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Afghanistan: Kabul Plays Musical Chairs With Provincial Security Chiefs

5 April 2005 -- Authorities have shuffled the security commanders in four of Afghanistan's largest provinces in the past two weeks. The moves appear to be aimed at countering the deteriorating security situation in Afghanistan's largest cities, and perhaps serve as a response to the demonstrations that took place in March in the southern city of Kandahar and the northern city of Mazar-e Sharif (see "RFE/RL Afghanistan Report," 11 March 2005).

The security commander of Kandahar Province, General Khan Mohammad, became head of security in the northern Balkh Province, where Mazar-e Sharif is located. Khan Mohammad's predecessor, General Mohammad Akram Khakrezwal, became security commander of Kabul Province. The former security commander of Kabul, General Baba Jan, moved to the western Herat Province. General Mohammad Ayyub Salangi, formerly the security commander of Wardak Province, departed for the former Taliban stronghold of Kandahar.

Salangi told the Peshawar-based Afghan Islamic Press on 27 March that people "who do have permission to carry weapons should not enter Kandahar city," adding that unauthorized armed individuals will be "expelled" from the city. He also announced a new regulation requiring vehicles to be properly registered with the traffic police. Owners who do not register their vehicles in the allotted time will be "dealt with severely." Salangi pledged to curb the recent rise in kidnappings in Kandahar. The increasing number of abductions had sparked the demonstrations in that city last month.
The Interior Ministry represents the single largest recipient of funds in the recently approved budget, with 24 percent of all planned expenditures.

Khakrezwal -- now assigned to the capital -- reportedly had strained relations with Balkh Province Governor Ata Mohammad Nur and resisted the governor's previous efforts to remove him. It is unclear whether his appointment to Kabul was linked to Nur's efforts or was part of a castling process. Khakrezwal has vowed that his first step in Kabul will be to organize a professional and properly trained police force.

Western Afghanistan

The Herat daily "Etefaq-e Islam" on 27 March hailed the appointment of Baba Jan in that city, citing his experience in security issues. However, the Kabul weekly "Rozgaran" lamented on 23 March that with crime rates rising "every day," Afghan Interior Minister Ali Ahmad Jalali opted to confront the crisis simply by transferring certain "security commanders from one province to another."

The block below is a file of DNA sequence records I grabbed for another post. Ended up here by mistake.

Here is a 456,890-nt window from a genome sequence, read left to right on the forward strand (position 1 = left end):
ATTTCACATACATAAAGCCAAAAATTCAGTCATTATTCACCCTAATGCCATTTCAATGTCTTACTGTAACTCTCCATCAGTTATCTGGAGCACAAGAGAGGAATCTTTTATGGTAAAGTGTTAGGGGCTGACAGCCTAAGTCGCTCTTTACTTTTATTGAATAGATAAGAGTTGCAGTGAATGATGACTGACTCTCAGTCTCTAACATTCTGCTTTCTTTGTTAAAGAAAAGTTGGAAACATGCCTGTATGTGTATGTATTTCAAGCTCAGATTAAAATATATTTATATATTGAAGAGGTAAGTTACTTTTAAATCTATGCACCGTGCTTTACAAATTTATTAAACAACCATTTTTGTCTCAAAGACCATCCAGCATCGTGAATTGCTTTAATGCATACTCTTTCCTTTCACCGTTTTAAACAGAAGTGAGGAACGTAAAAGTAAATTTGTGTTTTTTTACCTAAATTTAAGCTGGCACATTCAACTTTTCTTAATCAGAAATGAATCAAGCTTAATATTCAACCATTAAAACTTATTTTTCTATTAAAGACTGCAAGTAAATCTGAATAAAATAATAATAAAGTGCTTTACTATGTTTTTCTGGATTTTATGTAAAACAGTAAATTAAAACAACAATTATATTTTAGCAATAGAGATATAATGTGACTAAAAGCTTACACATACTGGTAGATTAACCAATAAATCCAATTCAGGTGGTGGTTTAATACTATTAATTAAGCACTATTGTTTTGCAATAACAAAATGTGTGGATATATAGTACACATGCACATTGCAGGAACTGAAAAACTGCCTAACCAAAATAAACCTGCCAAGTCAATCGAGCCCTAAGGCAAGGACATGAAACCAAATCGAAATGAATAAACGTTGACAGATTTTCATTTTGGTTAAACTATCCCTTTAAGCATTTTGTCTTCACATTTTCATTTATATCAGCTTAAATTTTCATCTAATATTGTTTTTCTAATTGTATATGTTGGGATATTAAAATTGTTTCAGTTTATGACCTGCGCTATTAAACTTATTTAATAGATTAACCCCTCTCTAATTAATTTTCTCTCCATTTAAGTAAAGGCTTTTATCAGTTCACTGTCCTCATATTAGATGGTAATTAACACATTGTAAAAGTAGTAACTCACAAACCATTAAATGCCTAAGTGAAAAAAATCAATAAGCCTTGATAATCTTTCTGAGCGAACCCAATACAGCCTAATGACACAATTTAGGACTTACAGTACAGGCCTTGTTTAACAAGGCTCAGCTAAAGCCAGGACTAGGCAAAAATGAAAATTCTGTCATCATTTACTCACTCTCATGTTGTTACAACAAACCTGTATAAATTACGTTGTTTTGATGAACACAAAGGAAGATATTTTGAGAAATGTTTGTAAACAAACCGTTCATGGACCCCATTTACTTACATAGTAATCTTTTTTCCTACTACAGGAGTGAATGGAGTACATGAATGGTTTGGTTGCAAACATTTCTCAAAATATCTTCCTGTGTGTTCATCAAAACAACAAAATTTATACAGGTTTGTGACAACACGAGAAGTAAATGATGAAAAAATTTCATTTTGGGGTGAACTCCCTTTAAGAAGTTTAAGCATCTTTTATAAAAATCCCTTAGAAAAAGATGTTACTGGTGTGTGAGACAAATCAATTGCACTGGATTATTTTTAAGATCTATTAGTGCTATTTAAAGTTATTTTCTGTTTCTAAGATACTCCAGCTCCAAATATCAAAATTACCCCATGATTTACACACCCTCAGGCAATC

Pointing to Baba Jan and Khakrezwal, "Rozgaran" asked why the two commanders should be moved to other provinces "if they could not ensure" security in Kabul and Balkh. Quoting an Afghan proverb, "Rozgaran" concluded that rubbing "salt into a wound will not reduce the pain."

A Budget Priority

The Interior Ministry, which is primarily responsible for maintaining domestic security, represents the single largest recipient of funds in the recently approved budget for the Afghan year 1384 (21 March 2005-20 March 2006), with 24 percent of all planned expenditures. The Defense Ministry, by comparison, is slated to receive 19 percent of all state spending. While those numbers are somewhat misleading -- as foreign assistance and the presence of coalition forces also contribute to domestic security and defense -- it is clear that domestic security is the top priority in the Afghan budget.

Given the importance of maintaining and bolstering security in the country, it seems logical that the best and the brightest of Afghanistan should be appointed to direct the security apparatus. As at least one commentary has suggested, Afghanistan is a country struggling to emerge from the shadow of terrorism; it might therefore require a complete overhaul of the security administration in order to prevent Afghanistan from falling into the hands of criminals.

"The Guardian" noted on 31 March that "ordinary Afghans" are "alarmed by a swelling crime wave" in which the "line between cops and robbers is becoming increasingly blurred."

Playing musical chairs with security commanders might provide a short-term fix, but it is unlikely to be a long-term solution to the declining security situation in Afghanistan.